Second, the awareness of personal freedom and responsibility so characteristic of the modern secular world also arose at this time. Until then one had no religious choice, for one’s basic beliefs were intrinsic elements of the culture one was born into. That changed in the Axial Period. To become a Buddhist, a Christian, or a Muslim, one had to make a deliberate choice; indeed, the act of making such a choice is part and parcel of ritual practice in those three traditions, as exemplified by baptism and confirmation in Christianity. Further, because these new traditions could be embraced, they could also be rejected. The need to make such a choice showed that a person’s destiny was now, in part at least, in one’s own hands and not wholly in the hands of the gods or other external forces as was the case hitherto.

Third, the new role being played by human choice now meant that the rest of a culture was open to change and development at a faster pace than ever before. Whereas the pre-Axial cultures abhorred change, the post-Axial religious traditions not only initiated it, but anticipated even more in the future. Christianity looked for the coming of the Kingdom of God and Islam for the global brotherhood of all people. Thus the new religious cultures not only had a beginning in time but also exhibited lives and histories in a way that pre-Axial cultures did not.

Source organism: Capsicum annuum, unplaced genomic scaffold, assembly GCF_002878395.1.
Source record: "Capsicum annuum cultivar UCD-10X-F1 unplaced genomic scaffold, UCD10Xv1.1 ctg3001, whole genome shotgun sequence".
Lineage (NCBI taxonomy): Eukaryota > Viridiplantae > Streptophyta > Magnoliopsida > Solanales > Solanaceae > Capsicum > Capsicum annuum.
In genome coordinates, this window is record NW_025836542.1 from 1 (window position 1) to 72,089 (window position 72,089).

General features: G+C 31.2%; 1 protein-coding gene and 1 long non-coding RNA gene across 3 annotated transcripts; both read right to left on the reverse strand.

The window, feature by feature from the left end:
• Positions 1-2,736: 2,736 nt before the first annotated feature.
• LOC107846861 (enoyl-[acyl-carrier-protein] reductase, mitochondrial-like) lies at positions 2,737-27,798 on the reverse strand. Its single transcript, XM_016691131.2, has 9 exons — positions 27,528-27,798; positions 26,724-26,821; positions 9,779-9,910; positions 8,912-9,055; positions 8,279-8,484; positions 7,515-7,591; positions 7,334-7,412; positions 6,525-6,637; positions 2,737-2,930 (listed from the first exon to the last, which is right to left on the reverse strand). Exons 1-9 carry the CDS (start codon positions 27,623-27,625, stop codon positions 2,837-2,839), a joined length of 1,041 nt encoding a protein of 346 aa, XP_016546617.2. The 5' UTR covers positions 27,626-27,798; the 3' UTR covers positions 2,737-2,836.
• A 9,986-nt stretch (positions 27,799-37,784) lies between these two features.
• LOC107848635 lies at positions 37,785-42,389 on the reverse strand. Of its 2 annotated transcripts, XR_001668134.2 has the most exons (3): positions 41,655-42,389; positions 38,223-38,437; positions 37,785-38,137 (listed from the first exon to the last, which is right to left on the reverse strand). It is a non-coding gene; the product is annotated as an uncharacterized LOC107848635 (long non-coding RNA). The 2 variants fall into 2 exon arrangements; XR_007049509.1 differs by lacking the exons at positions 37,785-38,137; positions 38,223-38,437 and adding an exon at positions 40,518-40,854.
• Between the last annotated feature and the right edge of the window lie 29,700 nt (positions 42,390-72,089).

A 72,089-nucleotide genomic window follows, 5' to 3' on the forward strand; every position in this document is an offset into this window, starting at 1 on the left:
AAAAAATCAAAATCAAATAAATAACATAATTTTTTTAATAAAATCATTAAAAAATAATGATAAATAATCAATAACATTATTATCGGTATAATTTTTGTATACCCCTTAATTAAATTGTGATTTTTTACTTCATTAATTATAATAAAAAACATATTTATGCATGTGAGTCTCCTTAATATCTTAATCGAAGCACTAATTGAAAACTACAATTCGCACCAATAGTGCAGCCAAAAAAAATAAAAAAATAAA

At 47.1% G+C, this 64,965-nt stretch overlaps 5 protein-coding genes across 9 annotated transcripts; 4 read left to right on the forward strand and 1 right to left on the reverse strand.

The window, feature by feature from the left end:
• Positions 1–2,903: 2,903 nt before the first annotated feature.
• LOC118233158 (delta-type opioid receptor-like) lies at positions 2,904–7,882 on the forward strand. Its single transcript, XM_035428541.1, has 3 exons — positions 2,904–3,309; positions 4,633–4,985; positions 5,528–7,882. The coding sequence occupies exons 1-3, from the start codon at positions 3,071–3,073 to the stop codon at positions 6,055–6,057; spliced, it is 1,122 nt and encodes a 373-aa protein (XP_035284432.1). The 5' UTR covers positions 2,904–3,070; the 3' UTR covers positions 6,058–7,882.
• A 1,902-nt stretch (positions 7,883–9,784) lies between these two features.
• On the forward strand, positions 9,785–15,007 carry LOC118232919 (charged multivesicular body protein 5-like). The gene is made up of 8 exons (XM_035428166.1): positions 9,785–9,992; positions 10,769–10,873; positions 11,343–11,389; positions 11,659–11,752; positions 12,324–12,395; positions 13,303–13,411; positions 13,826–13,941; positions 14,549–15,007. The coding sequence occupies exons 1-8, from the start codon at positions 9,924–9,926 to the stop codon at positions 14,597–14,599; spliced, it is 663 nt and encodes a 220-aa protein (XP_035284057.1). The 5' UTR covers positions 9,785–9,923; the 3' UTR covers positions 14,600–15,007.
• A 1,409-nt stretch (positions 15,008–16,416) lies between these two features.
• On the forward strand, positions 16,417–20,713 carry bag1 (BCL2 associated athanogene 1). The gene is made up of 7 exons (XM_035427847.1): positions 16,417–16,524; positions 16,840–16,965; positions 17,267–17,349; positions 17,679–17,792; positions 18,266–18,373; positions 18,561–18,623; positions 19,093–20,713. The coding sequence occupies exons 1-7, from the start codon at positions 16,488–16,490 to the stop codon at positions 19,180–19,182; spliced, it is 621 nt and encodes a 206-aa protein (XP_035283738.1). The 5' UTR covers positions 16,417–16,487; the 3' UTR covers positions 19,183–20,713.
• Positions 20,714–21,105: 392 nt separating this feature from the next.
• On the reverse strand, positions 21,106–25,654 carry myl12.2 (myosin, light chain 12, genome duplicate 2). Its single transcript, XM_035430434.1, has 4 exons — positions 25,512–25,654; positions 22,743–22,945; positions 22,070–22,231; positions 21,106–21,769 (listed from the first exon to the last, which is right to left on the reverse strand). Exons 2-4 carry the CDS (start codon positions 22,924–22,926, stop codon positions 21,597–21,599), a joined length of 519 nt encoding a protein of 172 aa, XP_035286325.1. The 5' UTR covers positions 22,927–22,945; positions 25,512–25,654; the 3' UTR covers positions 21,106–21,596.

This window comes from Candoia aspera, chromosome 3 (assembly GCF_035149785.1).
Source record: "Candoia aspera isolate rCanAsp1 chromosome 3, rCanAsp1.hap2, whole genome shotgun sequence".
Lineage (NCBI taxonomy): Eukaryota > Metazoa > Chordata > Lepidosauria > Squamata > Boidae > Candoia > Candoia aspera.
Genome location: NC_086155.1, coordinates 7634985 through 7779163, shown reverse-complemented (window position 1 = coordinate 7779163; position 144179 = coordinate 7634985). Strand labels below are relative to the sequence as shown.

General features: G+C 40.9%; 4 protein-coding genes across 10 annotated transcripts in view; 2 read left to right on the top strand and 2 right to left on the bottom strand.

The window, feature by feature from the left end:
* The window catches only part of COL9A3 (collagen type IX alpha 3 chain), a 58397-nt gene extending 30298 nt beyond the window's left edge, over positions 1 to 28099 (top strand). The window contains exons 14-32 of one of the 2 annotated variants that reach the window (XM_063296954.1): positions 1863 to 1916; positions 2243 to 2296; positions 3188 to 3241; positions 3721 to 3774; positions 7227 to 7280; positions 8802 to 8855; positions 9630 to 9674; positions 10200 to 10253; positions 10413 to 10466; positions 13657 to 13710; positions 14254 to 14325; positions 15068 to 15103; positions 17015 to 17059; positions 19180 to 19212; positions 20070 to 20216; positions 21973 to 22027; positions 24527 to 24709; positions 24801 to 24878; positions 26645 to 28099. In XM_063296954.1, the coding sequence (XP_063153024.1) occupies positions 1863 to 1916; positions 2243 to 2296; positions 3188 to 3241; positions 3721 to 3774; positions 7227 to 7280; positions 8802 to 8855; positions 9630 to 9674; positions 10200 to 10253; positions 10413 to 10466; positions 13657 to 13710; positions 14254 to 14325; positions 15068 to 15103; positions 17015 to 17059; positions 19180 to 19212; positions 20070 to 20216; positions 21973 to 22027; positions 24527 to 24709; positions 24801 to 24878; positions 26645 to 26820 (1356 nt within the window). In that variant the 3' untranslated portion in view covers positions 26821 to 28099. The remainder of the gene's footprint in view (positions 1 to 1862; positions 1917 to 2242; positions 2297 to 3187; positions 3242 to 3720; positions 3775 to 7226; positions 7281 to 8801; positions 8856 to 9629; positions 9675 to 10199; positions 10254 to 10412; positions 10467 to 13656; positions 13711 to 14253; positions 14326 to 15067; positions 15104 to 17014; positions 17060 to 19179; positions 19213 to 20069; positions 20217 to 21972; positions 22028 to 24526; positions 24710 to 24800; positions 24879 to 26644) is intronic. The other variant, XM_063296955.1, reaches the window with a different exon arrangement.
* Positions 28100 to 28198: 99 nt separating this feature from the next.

After the initial cultural transformation from the old to the new had taken place, however, the ancient distrust of novelty began to reassert itself, and the new revelations themselves came to be regarded as final and absolute. The Torah contained 613 laws that Jews must obey for all time; the Christian Bible came to be seen as a repository of eternal truth; and the Qur’an contained the revealed Word of God that no Muslim must ever question.

You can’t keep a good movement down

Even so, the new cultural ferment, the questioning and creativity that had emerged during the Axial Period, could not be repressed forever. The resulting restlessness reappeared chiefly within the Christian tradition. It is a fact beyond dispute that the modern secular world emerged out of Western Christendom, but that does not explain why the secular world was born in the West and not, say, in the Islamic or the Buddhist world. To be sure, human history does not operate according to the simple laws of cause and effect that govern the physical world, for insignificant events often appear to trigger off major historical movements.